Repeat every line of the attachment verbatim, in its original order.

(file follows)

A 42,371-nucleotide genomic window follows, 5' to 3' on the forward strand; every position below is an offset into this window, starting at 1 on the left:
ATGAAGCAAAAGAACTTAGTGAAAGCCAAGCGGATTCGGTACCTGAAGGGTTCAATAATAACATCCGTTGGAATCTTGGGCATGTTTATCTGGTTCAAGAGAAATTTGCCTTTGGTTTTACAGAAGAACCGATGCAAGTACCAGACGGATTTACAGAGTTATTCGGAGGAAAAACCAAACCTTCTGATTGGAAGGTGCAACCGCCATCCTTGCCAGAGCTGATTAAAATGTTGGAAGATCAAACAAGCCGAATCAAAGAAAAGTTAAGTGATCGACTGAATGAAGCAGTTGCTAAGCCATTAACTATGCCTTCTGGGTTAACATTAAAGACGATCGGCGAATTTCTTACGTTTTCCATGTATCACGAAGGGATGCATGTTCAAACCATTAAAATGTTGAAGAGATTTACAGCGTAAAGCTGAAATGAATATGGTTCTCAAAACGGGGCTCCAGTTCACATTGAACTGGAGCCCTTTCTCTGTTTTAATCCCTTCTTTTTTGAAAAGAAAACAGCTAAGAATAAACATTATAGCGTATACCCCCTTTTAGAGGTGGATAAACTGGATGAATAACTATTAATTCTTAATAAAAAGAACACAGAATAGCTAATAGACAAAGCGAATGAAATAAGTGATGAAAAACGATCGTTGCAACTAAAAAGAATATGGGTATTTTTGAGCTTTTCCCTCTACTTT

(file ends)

A 42,371-nucleotide genomic window follows, 5' to 3' on the forward strand; every position below is an offset into this window, starting at 1 on the left:
ATGAAGCAAAAGAACTTAGTGAAAGCCAAGCGGATTCGGTACCTGAAGGGTTCAATAATAACATCCGTTGGAATCTTGGGCATGTTTATCTGGTTCAAGAGAAATTTGCCTTTGGTTTTACAGAAGAACCGATGCAAGTACCAGACGGATTTACAGAGTTATTCGGAGGAAAAACCAAACCTTCTGATTGGAAGGTGCAACCGCCATCCTTGCCAGAGCTGATTAAAATGTTGGAAGATCAAACAAGCCGAATCAAAGAAAAGTTAAGTGATCGACTGAATGAAGCAGTTGCTAAGCCATTAACTATGCCTTCTGGGTTAACATTAAAGACGATCGGCGAATTTCTTACGTTTTCCATGTATCACGAAGGGATGCATGTTCAAACCATTAAAATGTTGAAGAGATTTACAGCGTAAAGCTGAAATGAATATGGTTCTCAAAACGGGGCTCCAGTTCACATTGAACTGGAGCCCTTTCTCTGTTTTAATCCCTTCTTTTTTGAAAAGAAAACAGCTAAGAATAAACATTATAGCGTATACCCCCTTTTAGAGGTGGATAAACTGGATGAATAACTATTAATTCTTAATAAAAAGAACACAGAATAGCTAATAGACAAAGCGAATGAAATAAGTGATGAAAAACGATCGTTGCAACTAAAAAGAATATGGGTATTTTTGAGCTTTTCCCTCTACTTT